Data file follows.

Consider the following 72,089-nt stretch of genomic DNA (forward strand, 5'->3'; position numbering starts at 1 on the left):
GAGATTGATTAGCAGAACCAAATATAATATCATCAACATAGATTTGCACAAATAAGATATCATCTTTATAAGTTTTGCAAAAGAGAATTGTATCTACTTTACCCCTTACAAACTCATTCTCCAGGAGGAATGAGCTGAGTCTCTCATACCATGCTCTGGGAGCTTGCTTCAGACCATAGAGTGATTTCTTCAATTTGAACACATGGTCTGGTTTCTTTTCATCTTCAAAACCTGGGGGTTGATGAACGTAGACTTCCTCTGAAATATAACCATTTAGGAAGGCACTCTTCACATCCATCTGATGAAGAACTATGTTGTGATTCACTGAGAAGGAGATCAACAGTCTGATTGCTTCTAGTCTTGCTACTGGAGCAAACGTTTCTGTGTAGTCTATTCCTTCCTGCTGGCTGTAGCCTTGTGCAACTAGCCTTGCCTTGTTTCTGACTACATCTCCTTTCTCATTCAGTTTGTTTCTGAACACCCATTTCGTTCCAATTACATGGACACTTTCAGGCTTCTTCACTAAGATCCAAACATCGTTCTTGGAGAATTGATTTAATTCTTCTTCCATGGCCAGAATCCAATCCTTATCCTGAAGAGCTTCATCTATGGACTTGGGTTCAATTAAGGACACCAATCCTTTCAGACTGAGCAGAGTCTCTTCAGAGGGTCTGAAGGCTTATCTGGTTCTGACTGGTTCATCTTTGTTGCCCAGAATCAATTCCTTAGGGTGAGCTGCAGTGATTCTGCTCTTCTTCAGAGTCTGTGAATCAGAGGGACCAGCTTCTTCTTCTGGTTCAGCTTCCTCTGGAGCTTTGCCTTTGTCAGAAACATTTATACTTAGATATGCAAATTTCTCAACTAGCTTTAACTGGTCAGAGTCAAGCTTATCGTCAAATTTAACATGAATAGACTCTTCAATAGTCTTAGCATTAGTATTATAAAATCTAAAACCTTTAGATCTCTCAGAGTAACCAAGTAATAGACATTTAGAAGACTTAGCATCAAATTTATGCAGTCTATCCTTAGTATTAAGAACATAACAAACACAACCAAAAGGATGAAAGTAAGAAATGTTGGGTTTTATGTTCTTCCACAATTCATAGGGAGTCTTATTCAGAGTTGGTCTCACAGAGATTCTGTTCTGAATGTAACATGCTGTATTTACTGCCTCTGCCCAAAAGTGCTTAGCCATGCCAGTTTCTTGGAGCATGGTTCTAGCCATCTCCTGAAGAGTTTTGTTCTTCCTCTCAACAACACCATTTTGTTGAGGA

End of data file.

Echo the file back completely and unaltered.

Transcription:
Consider the following 72,089-nt stretch of genomic DNA (forward strand, 5'->3'; position numbering starts at 1 on the left):
GAGATTGATTAGCAGAACCAAATATAATATCATCAACATAGATTTGCACAAATAAGATATCATCTTTATAAGTTTTGCAAAAGAGAATTGTATCTACTTTACCCCTTACAAACTCATTCTCCAGGAGGAATGAGCTGAGTCTCTCATACCATGCTCTGGGAGCTTGCTTCAGACCATAGAGTGATTTCTTCAATTTGAACACATGGTCTGGTTTCTTTTCATCTTCAAAACCTGGGGGTTGATGAACGTAGACTTCCTCTGAAATATAACCATTTAGGAAGGCACTCTTCACATCCATCTGATGAAGAACTATGTTGTGATTCACTGAGAAGGAGATCAACAGTCTGATTGCTTCTAGTCTTGCTACTGGAGCAAACGTTTCTGTGTAGTCTATTCCTTCCTGCTGGCTGTAGCCTTGTGCAACTAGCCTTGCCTTGTTTCTGACTACATCTCCTTTCTCATTCAGTTTGTTTCTGAACACCCATTTCGTTCCAATTACATGGACACTTTCAGGCTTCTTCACTAAGATCCAAACATCGTTCTTGGAGAATTGATTTAATTCTTCTTCCATGGCCAGAATCCAATCCTTATCCTGAAGAGCTTCATCTATGGACTTGGGTTCAATTAAGGACACCAATCCTTTCAGACTGAGCAGAGTCTCTTCAGAGGGTCTGAAGGCTTATCTGGTTCTGACTGGTTCATCTTTGTTGCCCAGAATCAATTCCTTAGGGTGAGCTGCAGTGATTCTGCTCTTCTTCAGAGTCTGTGAATCAGAGGGACCAGCTTCTTCTTCTGGTTCAGCTTCCTCTGGAGCTTTGCCTTTGTCAGAAACATTTATACTTAGATATGCAAATTTCTCAACTAGCTTTAACTGGTCAGAGTCAAGCTTATCGTCAAATTTAACATGAATAGACTCTTCAATAGTCTTAGCATTAGTATTATAAAATCTAAAACCTTTAGATCTCTCAGAGTAACCAAGTAATAGACATTTAGAAGACTTAGCATCAAATTTATGCAGTCTATCCTTAGTATTAAGAACATAACAAACACAACCAAAAGGATGAAAGTAAGAAATGTTGGGTTTTATGTTCTTCCACAATTCATAGGGAGTCTTATTCAGAGTTGGTCTCACAGAGATTCTGTTCTGAATGTAACATGCTGTATTTACTGCCTCTGCCCAAAAGTGCTTAGCCATGCCAGTTTCTTGGAGCATGGTTCTAGCCATCTCCTGAAGAGTTTTGTTCTTCCTCTCAACAACACCATTTTGTTGAGGA